Our Klamath Basin Water Crisis
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Don't dismiss tribal claims out of hand
Published July 27, 2004
It would be wise not to make too much or too little of the idea that the Klamath Tribes may file a raft of claims against the federal government. A tribal group is discussing the idea, as reported Sunday.
A claim against the government for turning Crater Lake into a national park, for example, seems far fetched. It is far fetched. But far-fetched ideas sometimes bear fruit.
Just let the 9th U.S. Circuit Court of Appeals decide that the federal government owes an Indian tribe for a national park, and watch all hell break loose around here and across the nation.
You'd see front-page stories from coast to coast about the possibility that the federal government would have to give up or pay for gems like Crater Lake, Yellowstone and Yosemite. It would make for a lot of interesting news and comment until the U.S. Supreme Court stepped in once again to put the 9th back in its place.
But so far, all this is speculation. You never know what might happen in the courts. Absent a real lawsuit that cites an actual basis for a claim, there's not much to talk about.
Except this: The Klamath Tribes clearly is trying to strengthen its hand in the overall struggle over Klamath Basin resources. Foremost for the tribes is land, restoration of the reservation that was sold when the tribal organization was terminated in the 1950s.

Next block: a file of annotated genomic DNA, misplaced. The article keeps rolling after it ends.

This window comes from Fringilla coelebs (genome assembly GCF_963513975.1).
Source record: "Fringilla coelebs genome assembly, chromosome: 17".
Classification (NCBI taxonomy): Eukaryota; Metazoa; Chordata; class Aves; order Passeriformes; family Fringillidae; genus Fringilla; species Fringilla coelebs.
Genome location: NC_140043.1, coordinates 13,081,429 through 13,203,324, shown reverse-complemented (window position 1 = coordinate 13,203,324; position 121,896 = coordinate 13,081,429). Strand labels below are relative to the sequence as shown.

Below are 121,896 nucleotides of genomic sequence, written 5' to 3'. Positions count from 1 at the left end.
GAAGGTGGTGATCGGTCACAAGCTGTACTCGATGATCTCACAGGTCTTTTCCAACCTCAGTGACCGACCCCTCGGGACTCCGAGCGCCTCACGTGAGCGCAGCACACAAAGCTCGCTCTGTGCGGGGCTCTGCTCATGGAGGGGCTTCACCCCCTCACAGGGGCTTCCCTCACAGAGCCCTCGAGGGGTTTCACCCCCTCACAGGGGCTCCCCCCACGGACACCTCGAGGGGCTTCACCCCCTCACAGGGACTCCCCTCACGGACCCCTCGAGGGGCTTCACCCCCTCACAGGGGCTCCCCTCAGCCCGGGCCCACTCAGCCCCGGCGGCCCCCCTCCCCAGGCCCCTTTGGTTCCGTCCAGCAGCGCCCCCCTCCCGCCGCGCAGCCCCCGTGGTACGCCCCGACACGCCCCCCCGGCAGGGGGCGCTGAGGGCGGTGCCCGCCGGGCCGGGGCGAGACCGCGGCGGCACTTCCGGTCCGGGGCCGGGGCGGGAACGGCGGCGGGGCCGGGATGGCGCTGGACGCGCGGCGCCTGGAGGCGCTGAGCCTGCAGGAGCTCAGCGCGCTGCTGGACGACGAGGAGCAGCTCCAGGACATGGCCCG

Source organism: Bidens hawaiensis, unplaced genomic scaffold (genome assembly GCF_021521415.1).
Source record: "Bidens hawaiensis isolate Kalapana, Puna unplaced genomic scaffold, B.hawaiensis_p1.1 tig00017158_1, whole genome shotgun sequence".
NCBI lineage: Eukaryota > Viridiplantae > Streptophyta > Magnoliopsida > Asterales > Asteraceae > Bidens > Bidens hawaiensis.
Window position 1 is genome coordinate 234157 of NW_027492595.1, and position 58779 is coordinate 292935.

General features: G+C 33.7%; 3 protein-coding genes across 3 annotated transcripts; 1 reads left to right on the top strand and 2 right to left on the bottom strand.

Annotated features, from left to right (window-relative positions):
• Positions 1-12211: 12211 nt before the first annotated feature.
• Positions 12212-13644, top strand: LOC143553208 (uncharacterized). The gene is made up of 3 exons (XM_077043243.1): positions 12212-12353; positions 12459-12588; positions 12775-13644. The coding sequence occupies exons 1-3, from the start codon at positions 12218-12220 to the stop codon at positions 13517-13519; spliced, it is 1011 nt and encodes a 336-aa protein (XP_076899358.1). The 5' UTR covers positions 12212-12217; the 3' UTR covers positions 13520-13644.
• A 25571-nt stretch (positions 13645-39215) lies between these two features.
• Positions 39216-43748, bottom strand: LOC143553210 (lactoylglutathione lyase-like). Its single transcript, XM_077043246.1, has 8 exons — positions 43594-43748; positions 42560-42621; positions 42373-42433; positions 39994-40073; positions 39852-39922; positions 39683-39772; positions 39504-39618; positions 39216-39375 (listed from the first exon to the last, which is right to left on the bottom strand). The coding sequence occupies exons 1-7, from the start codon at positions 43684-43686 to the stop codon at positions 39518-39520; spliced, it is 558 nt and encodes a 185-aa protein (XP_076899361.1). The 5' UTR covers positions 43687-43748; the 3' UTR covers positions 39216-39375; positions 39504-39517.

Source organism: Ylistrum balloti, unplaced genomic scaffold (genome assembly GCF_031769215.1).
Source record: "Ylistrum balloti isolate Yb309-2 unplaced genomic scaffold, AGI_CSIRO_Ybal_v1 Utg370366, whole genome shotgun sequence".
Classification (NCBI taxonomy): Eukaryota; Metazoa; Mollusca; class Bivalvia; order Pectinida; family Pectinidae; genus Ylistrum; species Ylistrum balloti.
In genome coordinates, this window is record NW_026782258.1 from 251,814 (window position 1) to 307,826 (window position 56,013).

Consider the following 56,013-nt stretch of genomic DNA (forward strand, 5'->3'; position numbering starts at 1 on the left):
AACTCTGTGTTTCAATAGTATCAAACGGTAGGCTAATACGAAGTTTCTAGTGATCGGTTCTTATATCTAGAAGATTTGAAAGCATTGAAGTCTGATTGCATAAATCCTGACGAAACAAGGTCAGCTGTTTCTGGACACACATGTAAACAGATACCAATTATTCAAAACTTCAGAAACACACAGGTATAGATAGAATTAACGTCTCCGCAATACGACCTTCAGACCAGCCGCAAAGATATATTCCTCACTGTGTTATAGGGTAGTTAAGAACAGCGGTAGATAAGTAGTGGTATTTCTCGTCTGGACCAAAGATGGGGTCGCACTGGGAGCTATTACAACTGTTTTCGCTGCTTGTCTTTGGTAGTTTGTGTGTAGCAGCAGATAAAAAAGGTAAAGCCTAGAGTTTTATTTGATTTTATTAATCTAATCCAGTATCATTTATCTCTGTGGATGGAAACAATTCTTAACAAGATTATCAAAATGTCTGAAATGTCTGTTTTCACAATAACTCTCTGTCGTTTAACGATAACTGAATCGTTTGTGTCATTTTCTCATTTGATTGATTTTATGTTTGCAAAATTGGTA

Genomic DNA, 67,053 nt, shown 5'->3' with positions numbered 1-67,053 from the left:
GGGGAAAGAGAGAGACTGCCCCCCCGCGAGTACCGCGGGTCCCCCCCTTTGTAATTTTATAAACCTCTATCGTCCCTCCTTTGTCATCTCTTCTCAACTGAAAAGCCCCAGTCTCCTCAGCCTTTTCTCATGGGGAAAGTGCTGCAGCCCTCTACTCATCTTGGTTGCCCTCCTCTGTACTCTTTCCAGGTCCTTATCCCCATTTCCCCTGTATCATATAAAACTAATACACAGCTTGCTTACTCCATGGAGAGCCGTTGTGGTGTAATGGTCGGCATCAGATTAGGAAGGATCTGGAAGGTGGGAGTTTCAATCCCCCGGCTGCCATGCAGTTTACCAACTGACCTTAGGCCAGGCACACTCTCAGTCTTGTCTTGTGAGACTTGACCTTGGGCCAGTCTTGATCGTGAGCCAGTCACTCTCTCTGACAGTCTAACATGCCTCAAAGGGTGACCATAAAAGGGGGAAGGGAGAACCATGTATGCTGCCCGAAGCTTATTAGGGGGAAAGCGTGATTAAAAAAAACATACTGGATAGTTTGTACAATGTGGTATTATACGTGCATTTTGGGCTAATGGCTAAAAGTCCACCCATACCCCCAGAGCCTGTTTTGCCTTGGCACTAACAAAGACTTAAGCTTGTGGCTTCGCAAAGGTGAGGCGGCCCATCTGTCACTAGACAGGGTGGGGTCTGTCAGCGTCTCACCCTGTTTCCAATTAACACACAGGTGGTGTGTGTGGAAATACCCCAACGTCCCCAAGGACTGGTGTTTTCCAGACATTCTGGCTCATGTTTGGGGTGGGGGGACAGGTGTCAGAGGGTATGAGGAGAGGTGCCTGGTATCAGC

This is the long-term objective of the tribes, and many of its members have been pursuing it almost from the moment of termination. Most of the Klamath Tribes' actions, including its positions in the water struggle, should be seen in this light. So should the idea that the Tribes are considering a gaggle of claims over Crater Lake, wildlife management and the like.
Within the Klamath Basin, there's little support for restoring a reservation. That doesn't mean that courts or an unfriendly federal government might not force one on the Basin, or that support couldn't be generated if a reservation were part of an overall deal to settle the water struggle. As things stand today, though, the tribes have little chance at a land settlement.
But time and things change. The Klamath Tribes have access to a fund of money, size unspecified, through its claims committee, and it has national backing from the likes of the Native American Rights Fund, headquartered in Denver. So long as the tribes can afford to field lawyers, it will attempt to advance the cause of tribal land. If just one claim sticks, that will change the overall position of all the players in the great Basin struggle.
This is not something that anybody in the Klamath Basin can dismiss, no matter what anybody thinks of the idea of a restored reservation or the merits of the tribal claims.
The "H&N view" represents the opinion of the newspaper's editorial board.
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